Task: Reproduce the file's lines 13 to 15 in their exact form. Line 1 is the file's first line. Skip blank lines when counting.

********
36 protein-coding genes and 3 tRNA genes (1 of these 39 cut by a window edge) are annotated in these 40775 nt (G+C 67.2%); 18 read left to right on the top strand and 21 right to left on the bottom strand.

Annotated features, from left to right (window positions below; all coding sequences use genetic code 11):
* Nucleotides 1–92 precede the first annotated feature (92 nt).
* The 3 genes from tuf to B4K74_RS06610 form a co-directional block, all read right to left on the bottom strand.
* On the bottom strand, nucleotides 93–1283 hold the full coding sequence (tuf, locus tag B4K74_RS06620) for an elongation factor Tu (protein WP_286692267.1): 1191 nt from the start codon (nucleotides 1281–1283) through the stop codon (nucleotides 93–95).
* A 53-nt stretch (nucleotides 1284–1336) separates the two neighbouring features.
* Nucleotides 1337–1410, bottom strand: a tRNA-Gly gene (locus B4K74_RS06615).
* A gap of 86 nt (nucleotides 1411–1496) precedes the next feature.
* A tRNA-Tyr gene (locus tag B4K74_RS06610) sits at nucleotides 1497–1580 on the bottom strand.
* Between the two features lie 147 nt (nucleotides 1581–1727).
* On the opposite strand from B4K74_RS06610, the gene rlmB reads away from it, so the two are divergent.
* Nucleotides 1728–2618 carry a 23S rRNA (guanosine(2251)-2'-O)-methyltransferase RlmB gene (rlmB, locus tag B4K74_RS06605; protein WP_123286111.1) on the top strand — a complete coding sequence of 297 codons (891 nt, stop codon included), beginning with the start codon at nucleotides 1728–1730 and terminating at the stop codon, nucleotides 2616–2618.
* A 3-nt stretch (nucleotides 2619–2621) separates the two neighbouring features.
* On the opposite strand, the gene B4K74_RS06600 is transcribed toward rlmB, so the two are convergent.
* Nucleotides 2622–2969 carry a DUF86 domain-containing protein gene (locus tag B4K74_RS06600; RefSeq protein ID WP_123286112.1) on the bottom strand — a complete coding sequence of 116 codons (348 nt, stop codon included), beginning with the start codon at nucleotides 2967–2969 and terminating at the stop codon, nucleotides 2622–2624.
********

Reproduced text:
* A 3-nt stretch (nucleotides 2619–2621) separates the two neighbouring features.
* On the opposite strand, the gene B4K74_RS06600 is transcribed toward rlmB, so the two are convergent.
* Nucleotides 2622–2969 carry a DUF86 domain-containing protein gene (locus tag B4K74_RS06600; RefSeq protein ID WP_123286112.1) on the bottom strand — a complete coding sequence of 116 codons (348 nt, stop codon included), beginning with the start codon at nucleotides 2967–2969 and terminating at the stop codon, nucleotides 2622–2624.